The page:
Hundreds of mechanics and engineers have been deployed to the nine countries where 787 Dreamliner long-range jets have been parked, waiting for The Boeing Company (NYSE:BA) to resolve concerns over smoldering lithium-ion batteries that grounded all 49 of the planes worldwide.
Work began Monday with major 787 customers All Nippon Airways and Japan Airlines to make a dozen modifications to the large batteries located in the forward and aft electrical equipment bays. The batteries are primarily used to power the plane’s systems while the engines are off. They also power the plane’s navigation lights and brakes.
Changes include placing the cells in a stainless steel box, a job that takes five days per unit, according to William Loftis, vice president of Boeing's 787 program. On Friday, the U.S. Federal Aviation Administration approved the changes, which allowed Boeing to begin implementing the fixes. Last week Boeing resumed production flights, the important testing phase for jets being prepared for delivery. Officials have said deliveries would resume in the coming weeks. Aviation officials still have to grant permission for commercial flights to resume.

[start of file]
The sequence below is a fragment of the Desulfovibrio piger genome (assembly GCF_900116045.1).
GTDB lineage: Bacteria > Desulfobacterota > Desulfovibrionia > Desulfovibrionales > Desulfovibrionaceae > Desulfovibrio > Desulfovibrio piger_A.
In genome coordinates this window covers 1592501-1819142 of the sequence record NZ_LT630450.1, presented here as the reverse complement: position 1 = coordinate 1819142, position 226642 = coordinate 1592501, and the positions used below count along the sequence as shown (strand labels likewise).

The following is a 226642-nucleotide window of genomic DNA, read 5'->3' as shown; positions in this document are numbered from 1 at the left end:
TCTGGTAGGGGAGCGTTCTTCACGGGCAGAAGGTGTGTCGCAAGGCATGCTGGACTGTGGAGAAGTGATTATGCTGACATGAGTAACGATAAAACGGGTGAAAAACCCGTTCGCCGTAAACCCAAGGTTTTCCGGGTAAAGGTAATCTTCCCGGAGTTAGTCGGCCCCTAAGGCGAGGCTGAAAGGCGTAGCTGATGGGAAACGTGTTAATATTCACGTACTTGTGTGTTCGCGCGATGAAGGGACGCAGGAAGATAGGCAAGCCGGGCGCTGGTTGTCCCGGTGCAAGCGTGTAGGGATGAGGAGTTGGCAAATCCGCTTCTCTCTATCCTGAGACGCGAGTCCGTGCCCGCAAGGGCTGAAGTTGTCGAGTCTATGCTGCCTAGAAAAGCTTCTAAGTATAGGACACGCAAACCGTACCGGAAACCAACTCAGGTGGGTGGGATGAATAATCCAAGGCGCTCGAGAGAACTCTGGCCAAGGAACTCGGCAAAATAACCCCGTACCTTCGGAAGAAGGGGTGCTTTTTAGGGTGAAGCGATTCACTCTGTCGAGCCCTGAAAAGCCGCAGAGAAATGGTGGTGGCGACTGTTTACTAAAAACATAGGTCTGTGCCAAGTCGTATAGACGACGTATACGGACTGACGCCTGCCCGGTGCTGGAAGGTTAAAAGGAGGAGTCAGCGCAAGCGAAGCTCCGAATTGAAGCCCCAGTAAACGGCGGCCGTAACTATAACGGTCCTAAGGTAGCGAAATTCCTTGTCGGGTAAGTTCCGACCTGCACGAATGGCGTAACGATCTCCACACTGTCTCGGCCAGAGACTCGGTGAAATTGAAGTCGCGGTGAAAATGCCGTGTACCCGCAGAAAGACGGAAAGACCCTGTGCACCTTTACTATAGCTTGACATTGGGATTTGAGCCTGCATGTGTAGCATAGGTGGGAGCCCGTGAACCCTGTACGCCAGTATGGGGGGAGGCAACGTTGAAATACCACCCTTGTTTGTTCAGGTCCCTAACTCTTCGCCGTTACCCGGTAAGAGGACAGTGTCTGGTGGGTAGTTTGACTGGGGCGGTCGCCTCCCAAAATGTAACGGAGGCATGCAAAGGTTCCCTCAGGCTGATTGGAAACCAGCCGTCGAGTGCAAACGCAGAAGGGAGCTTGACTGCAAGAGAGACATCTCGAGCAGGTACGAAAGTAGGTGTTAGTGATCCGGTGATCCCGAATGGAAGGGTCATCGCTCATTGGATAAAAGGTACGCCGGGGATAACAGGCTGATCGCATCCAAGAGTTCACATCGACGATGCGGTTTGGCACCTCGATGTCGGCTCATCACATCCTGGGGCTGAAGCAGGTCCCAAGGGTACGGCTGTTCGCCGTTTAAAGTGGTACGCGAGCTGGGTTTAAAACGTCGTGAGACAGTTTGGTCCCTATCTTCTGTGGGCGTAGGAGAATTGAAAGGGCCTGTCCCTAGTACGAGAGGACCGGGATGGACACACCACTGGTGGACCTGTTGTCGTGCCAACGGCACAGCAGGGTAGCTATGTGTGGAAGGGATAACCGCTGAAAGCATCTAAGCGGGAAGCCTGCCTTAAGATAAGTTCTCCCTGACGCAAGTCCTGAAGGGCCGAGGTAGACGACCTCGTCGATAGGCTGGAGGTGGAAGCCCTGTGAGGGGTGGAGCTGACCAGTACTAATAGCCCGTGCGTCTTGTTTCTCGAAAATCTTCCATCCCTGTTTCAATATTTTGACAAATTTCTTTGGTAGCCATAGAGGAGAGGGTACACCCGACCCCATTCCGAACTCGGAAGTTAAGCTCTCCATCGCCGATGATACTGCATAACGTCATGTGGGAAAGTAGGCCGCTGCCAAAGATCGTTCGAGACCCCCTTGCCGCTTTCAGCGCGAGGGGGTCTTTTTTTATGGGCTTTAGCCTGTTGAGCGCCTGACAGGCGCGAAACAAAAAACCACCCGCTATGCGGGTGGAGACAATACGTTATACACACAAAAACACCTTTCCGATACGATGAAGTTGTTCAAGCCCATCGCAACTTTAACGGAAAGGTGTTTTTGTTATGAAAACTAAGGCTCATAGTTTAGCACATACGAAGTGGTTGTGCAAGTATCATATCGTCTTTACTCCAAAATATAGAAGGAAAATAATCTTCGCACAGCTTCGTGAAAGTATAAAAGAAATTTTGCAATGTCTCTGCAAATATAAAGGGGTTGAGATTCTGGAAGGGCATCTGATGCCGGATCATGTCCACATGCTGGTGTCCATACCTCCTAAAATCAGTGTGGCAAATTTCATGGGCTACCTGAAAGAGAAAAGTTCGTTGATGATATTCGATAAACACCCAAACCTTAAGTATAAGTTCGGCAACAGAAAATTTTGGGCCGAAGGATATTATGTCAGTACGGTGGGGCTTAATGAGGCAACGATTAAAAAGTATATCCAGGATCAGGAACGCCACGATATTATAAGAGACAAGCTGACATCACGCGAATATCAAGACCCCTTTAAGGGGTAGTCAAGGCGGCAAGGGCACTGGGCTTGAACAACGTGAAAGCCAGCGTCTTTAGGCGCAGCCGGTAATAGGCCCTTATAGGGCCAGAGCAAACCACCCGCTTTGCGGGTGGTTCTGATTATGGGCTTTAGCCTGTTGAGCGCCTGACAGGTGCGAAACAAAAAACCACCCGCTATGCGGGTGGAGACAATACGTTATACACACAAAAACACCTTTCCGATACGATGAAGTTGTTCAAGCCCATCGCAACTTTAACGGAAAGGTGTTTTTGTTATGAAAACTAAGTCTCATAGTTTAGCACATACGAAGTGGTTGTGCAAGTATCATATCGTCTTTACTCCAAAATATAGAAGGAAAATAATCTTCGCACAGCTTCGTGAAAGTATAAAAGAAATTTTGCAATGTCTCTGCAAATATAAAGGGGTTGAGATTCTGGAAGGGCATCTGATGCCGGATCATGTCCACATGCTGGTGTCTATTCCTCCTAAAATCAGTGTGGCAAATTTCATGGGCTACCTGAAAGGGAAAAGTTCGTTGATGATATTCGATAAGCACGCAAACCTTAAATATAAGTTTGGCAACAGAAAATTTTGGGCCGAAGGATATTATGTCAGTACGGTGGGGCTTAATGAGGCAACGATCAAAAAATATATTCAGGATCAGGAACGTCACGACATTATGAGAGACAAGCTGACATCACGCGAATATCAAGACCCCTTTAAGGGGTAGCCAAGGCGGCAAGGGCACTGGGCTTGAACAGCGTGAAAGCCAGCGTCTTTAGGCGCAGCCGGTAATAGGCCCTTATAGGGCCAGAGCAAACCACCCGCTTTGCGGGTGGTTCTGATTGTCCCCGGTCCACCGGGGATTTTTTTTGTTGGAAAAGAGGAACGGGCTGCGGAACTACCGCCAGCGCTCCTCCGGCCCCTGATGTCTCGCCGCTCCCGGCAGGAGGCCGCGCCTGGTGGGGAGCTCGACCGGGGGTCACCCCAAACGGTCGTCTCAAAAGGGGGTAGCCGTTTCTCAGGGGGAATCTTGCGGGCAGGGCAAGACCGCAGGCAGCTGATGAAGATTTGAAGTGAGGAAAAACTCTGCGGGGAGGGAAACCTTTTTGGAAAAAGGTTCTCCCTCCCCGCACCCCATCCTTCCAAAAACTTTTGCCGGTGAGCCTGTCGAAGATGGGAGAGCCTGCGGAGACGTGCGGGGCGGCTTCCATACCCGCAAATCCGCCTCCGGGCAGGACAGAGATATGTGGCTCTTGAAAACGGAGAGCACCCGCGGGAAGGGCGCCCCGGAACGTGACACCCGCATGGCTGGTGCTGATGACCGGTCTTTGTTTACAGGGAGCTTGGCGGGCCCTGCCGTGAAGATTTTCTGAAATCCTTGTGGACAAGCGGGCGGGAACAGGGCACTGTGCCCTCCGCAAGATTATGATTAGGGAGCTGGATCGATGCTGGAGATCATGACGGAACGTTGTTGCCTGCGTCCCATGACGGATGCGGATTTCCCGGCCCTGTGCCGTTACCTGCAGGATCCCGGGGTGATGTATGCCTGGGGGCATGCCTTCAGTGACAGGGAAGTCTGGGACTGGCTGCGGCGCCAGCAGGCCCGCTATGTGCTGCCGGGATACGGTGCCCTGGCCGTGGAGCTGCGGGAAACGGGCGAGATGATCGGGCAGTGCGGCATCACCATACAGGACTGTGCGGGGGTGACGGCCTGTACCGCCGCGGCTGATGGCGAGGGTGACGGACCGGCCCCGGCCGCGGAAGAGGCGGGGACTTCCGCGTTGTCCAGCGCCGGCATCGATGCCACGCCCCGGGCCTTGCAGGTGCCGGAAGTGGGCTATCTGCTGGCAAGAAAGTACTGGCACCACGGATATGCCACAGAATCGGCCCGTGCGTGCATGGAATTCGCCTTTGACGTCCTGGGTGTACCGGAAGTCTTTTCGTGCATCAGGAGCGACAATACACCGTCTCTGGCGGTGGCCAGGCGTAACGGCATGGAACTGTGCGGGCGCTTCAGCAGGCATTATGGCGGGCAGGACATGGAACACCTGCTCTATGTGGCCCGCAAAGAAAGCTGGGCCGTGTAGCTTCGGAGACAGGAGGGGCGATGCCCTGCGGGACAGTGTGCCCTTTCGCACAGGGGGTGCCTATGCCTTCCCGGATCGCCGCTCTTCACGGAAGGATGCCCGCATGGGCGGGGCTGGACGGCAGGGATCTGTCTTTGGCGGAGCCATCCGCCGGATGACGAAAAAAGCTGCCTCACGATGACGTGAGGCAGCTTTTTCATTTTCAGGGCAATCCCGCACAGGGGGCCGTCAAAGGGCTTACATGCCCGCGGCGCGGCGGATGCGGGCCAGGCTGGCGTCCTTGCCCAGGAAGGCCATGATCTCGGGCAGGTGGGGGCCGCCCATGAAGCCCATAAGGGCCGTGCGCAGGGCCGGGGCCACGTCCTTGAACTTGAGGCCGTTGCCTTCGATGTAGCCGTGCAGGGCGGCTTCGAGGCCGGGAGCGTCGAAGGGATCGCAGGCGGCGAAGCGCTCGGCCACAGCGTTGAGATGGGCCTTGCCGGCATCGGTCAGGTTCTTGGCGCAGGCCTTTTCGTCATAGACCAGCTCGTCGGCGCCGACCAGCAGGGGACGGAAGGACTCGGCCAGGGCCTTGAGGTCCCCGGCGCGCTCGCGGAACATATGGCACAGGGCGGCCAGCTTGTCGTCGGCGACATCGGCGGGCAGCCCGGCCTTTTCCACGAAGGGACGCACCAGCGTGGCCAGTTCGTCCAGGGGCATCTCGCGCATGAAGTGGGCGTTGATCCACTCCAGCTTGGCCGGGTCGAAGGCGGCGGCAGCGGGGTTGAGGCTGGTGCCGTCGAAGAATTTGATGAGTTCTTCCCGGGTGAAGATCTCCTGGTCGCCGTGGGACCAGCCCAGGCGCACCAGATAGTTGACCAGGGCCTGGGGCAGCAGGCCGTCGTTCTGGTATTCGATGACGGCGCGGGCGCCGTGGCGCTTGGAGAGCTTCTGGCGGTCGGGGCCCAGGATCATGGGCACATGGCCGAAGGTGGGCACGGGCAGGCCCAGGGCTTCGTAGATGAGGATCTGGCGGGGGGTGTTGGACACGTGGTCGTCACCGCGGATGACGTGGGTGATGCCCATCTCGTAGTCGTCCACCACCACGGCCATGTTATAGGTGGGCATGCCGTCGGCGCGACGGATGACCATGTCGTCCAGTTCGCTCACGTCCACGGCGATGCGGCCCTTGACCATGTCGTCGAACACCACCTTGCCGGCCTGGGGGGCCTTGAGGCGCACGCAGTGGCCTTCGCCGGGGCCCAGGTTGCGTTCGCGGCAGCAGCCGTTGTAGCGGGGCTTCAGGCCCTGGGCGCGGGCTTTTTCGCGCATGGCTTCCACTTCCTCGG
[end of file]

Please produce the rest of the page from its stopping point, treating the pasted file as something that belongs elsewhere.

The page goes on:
Boeing will release its quarterly earnings on Wednesday, and company officials have declined, before the earnings report is released, to say how much the 787 battery problem will cost.
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